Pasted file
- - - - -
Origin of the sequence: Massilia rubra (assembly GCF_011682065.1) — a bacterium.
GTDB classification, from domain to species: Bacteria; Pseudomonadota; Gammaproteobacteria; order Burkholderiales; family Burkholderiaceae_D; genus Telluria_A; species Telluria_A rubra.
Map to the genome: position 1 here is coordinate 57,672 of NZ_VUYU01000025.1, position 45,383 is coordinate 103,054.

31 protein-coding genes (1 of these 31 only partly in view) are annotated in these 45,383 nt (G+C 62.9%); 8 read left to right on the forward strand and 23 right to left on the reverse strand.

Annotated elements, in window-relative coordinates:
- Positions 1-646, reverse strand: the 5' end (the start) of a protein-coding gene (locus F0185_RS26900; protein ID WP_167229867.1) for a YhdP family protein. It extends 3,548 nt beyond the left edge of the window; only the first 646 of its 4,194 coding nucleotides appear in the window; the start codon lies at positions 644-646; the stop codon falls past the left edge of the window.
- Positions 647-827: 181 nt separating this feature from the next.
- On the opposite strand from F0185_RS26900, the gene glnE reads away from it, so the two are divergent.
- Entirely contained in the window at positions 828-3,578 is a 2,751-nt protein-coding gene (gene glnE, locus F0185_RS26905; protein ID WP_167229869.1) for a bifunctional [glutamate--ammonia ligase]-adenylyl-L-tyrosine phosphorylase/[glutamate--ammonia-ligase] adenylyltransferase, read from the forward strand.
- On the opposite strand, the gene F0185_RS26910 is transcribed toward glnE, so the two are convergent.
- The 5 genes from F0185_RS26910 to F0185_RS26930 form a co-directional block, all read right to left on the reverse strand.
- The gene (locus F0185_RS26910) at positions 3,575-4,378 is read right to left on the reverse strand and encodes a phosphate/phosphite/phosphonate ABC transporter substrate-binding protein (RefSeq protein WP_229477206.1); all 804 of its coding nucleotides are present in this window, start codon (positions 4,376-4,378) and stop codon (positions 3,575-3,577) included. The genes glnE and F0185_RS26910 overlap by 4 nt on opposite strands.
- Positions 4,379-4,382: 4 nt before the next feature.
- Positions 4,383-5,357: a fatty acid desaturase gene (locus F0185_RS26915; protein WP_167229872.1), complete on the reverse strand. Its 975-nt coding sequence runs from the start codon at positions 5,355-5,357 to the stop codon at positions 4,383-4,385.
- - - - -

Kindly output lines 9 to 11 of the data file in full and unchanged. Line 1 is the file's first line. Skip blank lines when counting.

- Entirely contained in the window at positions 828-3,578 is a 2,751-nt protein-coding gene (gene glnE, locus F0185_RS26905; protein ID WP_167229869.1) for a bifunctional [glutamate--ammonia ligase]-adenylyl-L-tyrosine phosphorylase/[glutamate--ammonia-ligase] adenylyltransferase, read from the forward strand.
- On the opposite strand, the gene F0185_RS26910 is transcribed toward glnE, so the two are convergent.
- The 5 genes from F0185_RS26910 to F0185_RS26930 form a co-directional block, all read right to left on the reverse strand.